3 Mistakes That Can Prevent Your Events From Taking Off on Social Media and Beyond

Opinion: Marketers must set clear objectives to guide their efforts

Social media is invaluable for your content marketing efforts leading up to the event

The success of any event will depend on many factors, and some are more important than others.

Some events will require big budgets but will succeed without specialized technology (e.g., face-to-face seminars vs. webinars). Others will succeed with the help of technology (e.g., webinars) but without big budgets. However, hardly any will succeed without adequate promotion.

If you have an event coming up—be it a seminar, trade show, conference, product launch, webinar or live event—you’ve probably researched how social media can help you promote it by creating a buzz and registering as many attendees as you can accommodate.

Alex Jasin, founder and CEO of Metapress, an online publication that provides resources for entrepreneurs from industry experts, says social media should be top of your list whenever you need to get a word out to a targeted demographic.

“Social media was always going to dominate marketing,” he added.

Unsurprisingly, marketers across the board are increasing their social media spend. In a recent report by RetailMeNot, 78 percent of surveyed retailers said they expected to increase their social media marketing spend in 2018. Further, in a recent Content Marketing Institute study, 83 percent of business-to-business marketers said social media was part of their content marketing strategies.

“It’s not the early days of social media anymore, back when marketers were only concerned with building their brand’s social presence and gaining likes for organic referral traffic,” Jasin says. “Organic social traffic is dwindling, yet social media spends continue to rise year-over-year because social media penetration is still over 70 percent in the U.S. It’s hard to argue that social media is not where people spend their time online, and it’s a great place to nurture buyer intent for both brand awareness and direct sales. Smart advertisers know how to leverage popular traffic sources to connect with their target audience and positively impact the bottom line. Social media is an invaluable tool for engagement, traffic and, yes, direct revenue generation.”

Besides being a channel for direct advertising, social media is also invaluable for your content marketing efforts leading up to the event. Content is still king (sorry), and as Luciana Olson, U.S. managing director of MediaPlanet, put it, “Content marketing is here and it’s not going anywhere. In fact, it’s going to be more relevant in your business and in your marketing plans. You need to armor yourself with a good plan and an even better team who can help you succeed.”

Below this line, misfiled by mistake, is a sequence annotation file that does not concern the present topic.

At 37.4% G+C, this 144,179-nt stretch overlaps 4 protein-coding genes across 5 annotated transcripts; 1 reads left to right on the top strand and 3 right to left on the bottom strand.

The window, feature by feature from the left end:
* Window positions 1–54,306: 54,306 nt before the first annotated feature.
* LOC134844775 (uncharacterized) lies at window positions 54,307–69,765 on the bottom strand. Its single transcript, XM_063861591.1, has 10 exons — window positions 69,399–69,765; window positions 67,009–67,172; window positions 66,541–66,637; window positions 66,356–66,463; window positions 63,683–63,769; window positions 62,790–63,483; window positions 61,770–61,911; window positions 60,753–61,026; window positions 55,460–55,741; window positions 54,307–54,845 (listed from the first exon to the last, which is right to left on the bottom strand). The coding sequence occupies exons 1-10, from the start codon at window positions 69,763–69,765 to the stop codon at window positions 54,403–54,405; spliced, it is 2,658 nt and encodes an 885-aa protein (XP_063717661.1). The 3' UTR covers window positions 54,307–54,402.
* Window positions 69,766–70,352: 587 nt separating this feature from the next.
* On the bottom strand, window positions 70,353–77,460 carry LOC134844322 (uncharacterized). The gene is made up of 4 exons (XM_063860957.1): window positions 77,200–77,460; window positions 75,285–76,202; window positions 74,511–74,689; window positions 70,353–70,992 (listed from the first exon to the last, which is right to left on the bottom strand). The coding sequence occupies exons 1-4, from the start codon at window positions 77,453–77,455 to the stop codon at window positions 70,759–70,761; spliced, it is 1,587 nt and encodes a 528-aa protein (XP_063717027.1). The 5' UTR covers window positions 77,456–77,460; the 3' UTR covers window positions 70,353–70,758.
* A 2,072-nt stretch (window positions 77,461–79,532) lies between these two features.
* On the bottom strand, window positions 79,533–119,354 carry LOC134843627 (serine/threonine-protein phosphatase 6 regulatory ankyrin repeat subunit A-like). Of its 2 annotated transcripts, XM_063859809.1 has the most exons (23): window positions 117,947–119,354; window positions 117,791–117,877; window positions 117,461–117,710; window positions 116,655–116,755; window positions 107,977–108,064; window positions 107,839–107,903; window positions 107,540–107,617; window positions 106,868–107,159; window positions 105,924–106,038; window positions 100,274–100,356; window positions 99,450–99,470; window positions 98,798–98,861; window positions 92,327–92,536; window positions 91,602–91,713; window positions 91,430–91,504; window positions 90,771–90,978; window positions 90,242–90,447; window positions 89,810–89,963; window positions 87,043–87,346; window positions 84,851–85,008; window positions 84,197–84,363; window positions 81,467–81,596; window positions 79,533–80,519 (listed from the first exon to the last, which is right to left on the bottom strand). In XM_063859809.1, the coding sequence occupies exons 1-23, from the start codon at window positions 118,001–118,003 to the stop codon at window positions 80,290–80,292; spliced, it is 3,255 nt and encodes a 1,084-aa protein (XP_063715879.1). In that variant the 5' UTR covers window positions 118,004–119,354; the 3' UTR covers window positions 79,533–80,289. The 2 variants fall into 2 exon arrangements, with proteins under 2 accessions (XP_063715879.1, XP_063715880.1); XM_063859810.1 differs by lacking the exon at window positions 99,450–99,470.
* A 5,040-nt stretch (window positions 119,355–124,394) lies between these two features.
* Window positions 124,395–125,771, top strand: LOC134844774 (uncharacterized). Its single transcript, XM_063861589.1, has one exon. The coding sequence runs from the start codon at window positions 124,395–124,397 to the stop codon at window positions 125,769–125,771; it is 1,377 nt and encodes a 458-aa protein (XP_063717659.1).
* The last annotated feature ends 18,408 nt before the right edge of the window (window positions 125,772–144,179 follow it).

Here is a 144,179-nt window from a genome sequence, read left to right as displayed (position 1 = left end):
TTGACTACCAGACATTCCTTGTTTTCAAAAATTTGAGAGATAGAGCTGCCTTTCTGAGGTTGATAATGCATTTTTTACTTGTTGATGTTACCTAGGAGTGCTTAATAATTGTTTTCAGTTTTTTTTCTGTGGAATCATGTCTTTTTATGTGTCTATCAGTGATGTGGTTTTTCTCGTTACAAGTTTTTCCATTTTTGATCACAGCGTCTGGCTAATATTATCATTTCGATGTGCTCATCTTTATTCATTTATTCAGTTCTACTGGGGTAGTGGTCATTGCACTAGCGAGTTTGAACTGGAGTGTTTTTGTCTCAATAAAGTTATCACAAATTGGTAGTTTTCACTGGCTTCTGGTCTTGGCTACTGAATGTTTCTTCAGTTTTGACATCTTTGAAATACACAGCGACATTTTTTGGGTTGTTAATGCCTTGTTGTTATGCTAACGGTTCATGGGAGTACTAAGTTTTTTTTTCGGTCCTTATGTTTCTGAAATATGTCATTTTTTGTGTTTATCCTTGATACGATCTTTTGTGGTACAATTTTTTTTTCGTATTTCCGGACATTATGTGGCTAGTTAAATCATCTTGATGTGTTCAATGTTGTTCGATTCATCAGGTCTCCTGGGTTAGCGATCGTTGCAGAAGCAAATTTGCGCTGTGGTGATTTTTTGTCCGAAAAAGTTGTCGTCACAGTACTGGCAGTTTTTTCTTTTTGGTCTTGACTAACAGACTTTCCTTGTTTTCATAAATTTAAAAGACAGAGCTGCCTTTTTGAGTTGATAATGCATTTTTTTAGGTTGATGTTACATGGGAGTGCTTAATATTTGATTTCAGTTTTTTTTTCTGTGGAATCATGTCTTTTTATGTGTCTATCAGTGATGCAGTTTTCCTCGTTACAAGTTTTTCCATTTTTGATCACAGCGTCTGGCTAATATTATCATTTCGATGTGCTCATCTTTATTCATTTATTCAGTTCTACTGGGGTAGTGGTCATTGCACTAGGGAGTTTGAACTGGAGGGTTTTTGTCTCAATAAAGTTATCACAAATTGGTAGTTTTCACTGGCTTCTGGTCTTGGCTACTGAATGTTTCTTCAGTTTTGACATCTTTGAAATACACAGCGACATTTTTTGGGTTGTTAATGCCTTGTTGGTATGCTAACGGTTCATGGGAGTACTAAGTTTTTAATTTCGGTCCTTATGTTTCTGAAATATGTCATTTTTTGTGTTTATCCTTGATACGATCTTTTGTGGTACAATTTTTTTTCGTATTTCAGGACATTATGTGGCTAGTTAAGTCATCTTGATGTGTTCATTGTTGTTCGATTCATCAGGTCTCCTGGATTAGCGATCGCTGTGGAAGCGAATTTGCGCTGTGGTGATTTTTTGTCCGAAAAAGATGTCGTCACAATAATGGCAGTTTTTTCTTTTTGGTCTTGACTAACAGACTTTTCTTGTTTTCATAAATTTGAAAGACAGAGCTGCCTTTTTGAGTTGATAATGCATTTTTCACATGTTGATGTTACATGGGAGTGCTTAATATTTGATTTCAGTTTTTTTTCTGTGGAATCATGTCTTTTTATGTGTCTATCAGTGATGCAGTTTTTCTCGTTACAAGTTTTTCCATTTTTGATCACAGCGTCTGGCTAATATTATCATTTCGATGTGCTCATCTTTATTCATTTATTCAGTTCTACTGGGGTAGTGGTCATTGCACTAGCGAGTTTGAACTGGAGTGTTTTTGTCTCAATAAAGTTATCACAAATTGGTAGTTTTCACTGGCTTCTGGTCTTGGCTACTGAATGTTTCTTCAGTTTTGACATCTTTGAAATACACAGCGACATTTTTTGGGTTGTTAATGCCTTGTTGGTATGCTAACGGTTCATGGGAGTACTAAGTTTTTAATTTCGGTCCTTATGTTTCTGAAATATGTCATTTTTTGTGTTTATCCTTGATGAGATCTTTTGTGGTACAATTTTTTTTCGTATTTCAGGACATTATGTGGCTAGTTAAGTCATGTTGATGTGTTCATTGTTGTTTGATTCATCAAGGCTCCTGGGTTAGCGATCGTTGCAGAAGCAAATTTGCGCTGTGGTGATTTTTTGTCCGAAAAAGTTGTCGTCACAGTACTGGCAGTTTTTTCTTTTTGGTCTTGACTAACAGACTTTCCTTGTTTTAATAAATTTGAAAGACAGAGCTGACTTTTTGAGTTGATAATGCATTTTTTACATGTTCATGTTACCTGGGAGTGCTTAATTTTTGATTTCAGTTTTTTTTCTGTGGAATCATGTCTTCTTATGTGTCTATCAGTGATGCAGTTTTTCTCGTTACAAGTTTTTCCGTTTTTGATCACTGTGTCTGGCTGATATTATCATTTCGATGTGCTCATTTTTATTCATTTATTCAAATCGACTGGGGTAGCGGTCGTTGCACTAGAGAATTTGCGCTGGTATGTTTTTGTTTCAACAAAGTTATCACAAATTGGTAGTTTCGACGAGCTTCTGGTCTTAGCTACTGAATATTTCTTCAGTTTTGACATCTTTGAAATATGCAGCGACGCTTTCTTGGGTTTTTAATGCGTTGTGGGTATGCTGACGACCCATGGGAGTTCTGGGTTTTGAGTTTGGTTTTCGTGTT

Having a plan will help you figure out your marketing strategies overall and social media strategy in particular. “Social media is a big part of our distribution when promoting our campaigns, but there is a lot of thought in whom we will partner with and which social channel we will promote on to maximize results with a specific target audience,” says Olson. “Brands need to look to social media as just one avenue in a slew of strategies and channels to carry out their message, and many times, the avenue is not their own social media channels, but a relevant influencer’s instead.”

Unfortunately, many marketers employ social media strategies these days because they feel like they must. They do it, however, without setting clear objectives to guide their efforts, jeopardizing the success of their venture.

If you want to succeed as a social media event marketer, you must know how to use social media to promote your event effectively. Below, we look at three common mistakes you need to avoid when marketing your event on social media:

Starting wrong

The first mistake on many unsuccessful campaigns is starting without a clear plan or expectations. If you don’t know what you are aiming for or what results are reasonable to expect, you won’t be able to achieve it or assess your results with an objective eye.

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